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Published 13 September 2012 05:03, Updated 13 September 2012 09:25
Technology has transformed the way medical practitioners deliver health solutions, and few have witnessed more of this progress than Sam Hupert, chief executive of Pro Medicus. The company began in 1983 as a joint venture between a doctor (Hupert) and an IT specialist, Anthony Hall.
Hupert says initially there was very little technology in health administration. To operate on the internet in the early 1990s it was necessary to have a research affiliation with a university. “We started a product where we delivered radiology results to a clinical desktop. It was like a secure, guaranteed email delivery acknowledgement system which was one of the early uses of the internet. It is a transaction-based business.”
Hupert says that when the company listed in 2000, the technology was mainly used for business management. “If you had an X-ray in Melbourne it was probably scheduled through one of our systems,” he says. “The bills to Medicare went through one of our systems.
“We then realised radiology was moving from film to digital. And there were a lot of big companies that worked in that digital space. Film companies like Agfa, Kodak, GE and Siemens.
“We teamed up with Agfa in 2002 and married our informatics side with their clinical side.”
After the global financial crisis, Pro Medicus had a fortunate break, Hupert says. It acquired technology cheaply that undertook three-dimensional imaging from a Nasdaq-listed American company that was divesting in a hurry. He says the technology crunches “massive files” into 3D images that can be streamed remotely.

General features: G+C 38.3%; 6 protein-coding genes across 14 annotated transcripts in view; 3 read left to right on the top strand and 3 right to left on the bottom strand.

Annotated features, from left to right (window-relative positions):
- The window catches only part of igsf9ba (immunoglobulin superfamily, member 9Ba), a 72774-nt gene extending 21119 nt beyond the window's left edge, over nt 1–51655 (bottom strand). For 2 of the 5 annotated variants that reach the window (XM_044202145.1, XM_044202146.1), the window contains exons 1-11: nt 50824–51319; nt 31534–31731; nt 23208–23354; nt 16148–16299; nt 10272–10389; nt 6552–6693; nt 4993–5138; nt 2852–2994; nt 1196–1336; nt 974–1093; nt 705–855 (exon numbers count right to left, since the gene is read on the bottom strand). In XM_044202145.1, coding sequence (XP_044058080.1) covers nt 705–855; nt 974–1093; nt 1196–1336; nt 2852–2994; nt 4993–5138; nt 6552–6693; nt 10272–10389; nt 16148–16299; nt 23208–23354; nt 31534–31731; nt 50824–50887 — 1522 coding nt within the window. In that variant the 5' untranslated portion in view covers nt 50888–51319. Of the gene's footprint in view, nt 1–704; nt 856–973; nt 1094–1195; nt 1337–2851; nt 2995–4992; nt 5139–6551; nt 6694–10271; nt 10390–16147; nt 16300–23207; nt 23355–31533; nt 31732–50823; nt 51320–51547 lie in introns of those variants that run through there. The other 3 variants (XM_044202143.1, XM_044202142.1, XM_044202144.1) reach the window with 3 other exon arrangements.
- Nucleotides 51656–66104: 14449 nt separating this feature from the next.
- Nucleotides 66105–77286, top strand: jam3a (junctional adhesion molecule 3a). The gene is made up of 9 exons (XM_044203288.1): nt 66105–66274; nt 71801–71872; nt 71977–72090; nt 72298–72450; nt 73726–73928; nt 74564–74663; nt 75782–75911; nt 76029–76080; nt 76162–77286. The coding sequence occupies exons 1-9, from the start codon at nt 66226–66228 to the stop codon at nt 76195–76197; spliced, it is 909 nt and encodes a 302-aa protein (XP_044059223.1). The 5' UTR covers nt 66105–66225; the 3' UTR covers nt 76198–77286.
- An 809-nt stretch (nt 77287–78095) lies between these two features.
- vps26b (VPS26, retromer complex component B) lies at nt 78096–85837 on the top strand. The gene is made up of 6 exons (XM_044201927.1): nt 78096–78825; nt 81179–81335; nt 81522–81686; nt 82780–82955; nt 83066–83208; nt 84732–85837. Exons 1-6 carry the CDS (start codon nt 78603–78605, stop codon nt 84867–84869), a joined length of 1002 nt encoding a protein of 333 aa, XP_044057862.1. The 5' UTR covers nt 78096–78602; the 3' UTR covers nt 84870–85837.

“Instead of bringing a 2 to 3 gigabyte file to your desktop, it goes directly from the equipment to a local server and you may only stream one-50th of that.
“All of a sudden, a radiologist could do things they couldn’t remotely think of doing before. It is unusual that a small Australian company now has its hands on all that technology globally in the US, Canada and the UK. We are competing against the majors: the GEs, the Siemens. I don’t think they have the technology that can match us. If you are a neurosurgeon with a tumour you need to see exactly where it is impinging. If you are an orthopaedic surgeon [you have specific requirements], it is the same, or if you are a vascular surgeon.
“I love what we are doing in the industry at the moment. I am not talking from a financial point of view. I think we are in the right space for the time.”